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Polytechnics coming back - Dr Adutwum

BY: Emmanuel Bonney
Dr Yaw Osei Adutwum (right), Minister of Education, addressing a meeting with NGO’s and CSOs at the Ministry’s conference room in Accra. Picture: SAMUEL TEI ADANO
Dr Yaw Osei Adutwum (right), Minister of Education, addressing a meeting with NGO’s and CSOs at the Ministry’s conference room in Accra. Picture: SAMUEL TEI ADANO

Twelve new technical vocational education and training (TVET) schools have been approved for construction, the Minister of Education, Dr Yaw Osei Adutwum, has said.

“In fact, we have 12 new TVET schools that have been approved in this budget. Eight of them are post-secondary TVET schools so literally eight polytechnics coming.

“So polytechnics are coming back, eight of the 12 are post-secondary TVET schools, funding ready. Funding has been approved and constructions are about to begin,” he said during a meeting with representatives of non-governmental organisations (NGOs) in education last Friday in Accra.

Budget

Under the budget, he said there were 35 Science, Technology, Engineering and Mathematics STEM schools whose funding had been secured, adding that nine of them would be done this year.

“We have five STEM universities. So the regions that do not have universities may get two, STEM and TVET or the polytechnic and the funding is available because it has been sourced from abroad,” he emphasised.

The country previously had10 polytechnics, nine of which have been converted into technical universities.

According to Dr Adutwum, a lot was being done by the government in the area of education including equipping all the 35 National Vocational Training Institutes (NVTIs), saying that 95 per cent of the equipment was already in the country.

After bringing all the TVET institutions under the ministry, he hinted that within the next few years, “nursing training colleges would also be coming”

Speaking on a wide range of issues in the education sector, Dr Adutwum said the interface between TVET and STEM was super exciting since that was where the issues of robotics and artificial intelligence came in.

Teacher deployment

In the area of teacher deployment, Dr Adutwum indicated that there were surplus of teachers in the country and that the challenge had to do with deployment.

“It is not a supply issue. So the unions and the Ghana Education Service have been working on rural teacher deployment incentives. It is taking too long, the ministry is now stepping in, I’m bringing them together because we need to have the rural-teacher deployment incentive,” he emphasised.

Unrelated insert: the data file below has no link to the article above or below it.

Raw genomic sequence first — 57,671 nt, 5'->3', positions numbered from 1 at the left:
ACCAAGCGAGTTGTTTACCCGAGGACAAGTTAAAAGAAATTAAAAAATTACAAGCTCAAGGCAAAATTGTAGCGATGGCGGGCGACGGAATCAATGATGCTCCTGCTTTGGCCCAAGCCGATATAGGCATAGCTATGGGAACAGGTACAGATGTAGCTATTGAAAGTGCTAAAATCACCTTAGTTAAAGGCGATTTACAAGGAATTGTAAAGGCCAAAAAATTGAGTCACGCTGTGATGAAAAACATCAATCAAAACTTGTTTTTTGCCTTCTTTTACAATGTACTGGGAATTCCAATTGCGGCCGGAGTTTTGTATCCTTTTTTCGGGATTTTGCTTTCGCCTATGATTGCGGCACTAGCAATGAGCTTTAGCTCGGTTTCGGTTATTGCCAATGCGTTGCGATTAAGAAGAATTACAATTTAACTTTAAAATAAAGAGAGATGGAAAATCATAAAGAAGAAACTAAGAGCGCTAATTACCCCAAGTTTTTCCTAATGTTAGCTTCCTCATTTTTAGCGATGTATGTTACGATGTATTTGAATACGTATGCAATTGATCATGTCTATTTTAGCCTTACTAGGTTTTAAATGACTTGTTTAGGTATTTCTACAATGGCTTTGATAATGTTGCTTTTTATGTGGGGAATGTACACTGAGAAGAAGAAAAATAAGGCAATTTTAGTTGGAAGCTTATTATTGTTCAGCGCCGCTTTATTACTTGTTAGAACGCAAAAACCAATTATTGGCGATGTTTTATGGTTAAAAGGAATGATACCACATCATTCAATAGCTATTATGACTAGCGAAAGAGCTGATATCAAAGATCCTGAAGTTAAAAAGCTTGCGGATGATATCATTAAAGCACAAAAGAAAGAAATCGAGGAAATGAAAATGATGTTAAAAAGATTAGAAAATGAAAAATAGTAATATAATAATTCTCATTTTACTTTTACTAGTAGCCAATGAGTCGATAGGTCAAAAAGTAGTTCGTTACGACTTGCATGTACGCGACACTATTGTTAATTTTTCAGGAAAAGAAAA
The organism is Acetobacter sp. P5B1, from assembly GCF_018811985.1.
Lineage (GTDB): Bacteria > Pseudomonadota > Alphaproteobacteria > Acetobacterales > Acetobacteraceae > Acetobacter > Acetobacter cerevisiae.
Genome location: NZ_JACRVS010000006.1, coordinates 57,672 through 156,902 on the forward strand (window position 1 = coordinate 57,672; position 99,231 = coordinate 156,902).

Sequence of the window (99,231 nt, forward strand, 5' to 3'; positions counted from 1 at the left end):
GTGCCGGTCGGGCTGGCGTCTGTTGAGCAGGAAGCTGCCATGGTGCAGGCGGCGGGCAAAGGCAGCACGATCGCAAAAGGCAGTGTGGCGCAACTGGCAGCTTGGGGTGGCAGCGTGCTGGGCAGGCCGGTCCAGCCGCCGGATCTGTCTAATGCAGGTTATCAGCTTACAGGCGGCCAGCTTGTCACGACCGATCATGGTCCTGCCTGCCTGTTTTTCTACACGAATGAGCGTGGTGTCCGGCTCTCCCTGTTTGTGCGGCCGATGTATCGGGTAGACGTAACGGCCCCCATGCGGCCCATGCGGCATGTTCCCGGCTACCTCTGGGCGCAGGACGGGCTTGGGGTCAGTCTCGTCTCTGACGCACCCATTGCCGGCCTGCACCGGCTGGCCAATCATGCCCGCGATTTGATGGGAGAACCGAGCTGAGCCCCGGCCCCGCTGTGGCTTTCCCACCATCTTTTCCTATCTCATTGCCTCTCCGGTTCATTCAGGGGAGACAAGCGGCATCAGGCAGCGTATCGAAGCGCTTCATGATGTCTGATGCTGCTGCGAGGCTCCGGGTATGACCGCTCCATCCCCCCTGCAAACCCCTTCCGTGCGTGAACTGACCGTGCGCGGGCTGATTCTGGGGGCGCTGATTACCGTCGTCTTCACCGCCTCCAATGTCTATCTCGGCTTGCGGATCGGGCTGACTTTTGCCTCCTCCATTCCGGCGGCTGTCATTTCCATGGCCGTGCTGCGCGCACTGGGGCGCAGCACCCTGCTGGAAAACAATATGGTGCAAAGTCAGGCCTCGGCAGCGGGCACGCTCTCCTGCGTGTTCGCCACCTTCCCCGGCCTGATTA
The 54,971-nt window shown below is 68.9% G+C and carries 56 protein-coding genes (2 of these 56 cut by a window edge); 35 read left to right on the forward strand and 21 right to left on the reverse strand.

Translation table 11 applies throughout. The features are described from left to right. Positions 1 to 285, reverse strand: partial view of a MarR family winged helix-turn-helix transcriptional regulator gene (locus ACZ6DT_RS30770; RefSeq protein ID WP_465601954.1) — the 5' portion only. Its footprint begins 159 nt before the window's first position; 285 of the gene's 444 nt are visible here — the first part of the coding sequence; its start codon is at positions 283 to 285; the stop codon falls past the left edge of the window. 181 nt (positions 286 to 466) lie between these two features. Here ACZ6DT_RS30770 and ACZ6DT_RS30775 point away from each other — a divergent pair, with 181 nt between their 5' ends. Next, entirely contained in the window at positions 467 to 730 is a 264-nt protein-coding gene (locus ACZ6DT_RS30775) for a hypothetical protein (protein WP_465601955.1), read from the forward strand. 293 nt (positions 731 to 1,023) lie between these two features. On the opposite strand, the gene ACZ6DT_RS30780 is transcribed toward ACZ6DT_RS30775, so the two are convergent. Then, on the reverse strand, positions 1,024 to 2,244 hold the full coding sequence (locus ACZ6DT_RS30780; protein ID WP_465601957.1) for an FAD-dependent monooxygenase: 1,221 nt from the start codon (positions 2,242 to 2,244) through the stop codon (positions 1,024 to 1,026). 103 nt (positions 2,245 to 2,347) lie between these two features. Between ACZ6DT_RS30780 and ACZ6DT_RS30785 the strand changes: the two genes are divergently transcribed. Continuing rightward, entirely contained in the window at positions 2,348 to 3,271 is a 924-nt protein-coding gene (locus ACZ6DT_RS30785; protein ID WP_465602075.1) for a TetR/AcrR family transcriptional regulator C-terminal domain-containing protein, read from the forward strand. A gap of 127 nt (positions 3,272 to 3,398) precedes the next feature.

The minister said every classroom deserved a teacher and that it was a firm commitment from him that every classroom would have a teacher.

Dr Adutwum also made mention of the teacher housing scheme which was being worked on to provide accommodation facilities for them.

“So, the point I am making is that in education you can’t do one thing and expect to see transformation. If you know that you have to do about 10 things at the same time for you to see results”

School administration

On school administration, he said data from the National Teaching Council showed that only 6.5 per cent of headmasters, headteachers and other school administrators had formal training in school administration.

He said that should not be the situation in the 21st Century “that you can become a headmaster but you have no formal training”

“So National Education Institute is something that will help us do that. So the ministry would do that and get all the agencies to get their people trained,” he said.

Communities of excellence

Dr Adutwum announced the introduction of a new initiative that would see the adoption of 100 communities for the implementation of a strategy that would boost education delivery.

Under the initiative known as; the Communities of Excellence, the initiative would ensure that 90 per cent of students each from the primary, junior high school and senior high school students improve academically.

“In those communities, we would introduce the 90,90,90 plan or strategy. What we are saying is that 90 per cent of the primary four students, when they take the National Standardised Test (NST), it would show that they are proficient in reading, writing and arithmetic by age 10. We want 90 per cent of junior high school students to transit to senior high school from that village and in that village we want 90 per cent with serious counselling to transit to university,” he said.

The minister called for the support of the NGOs which also indicated their readiness to offer their inputs.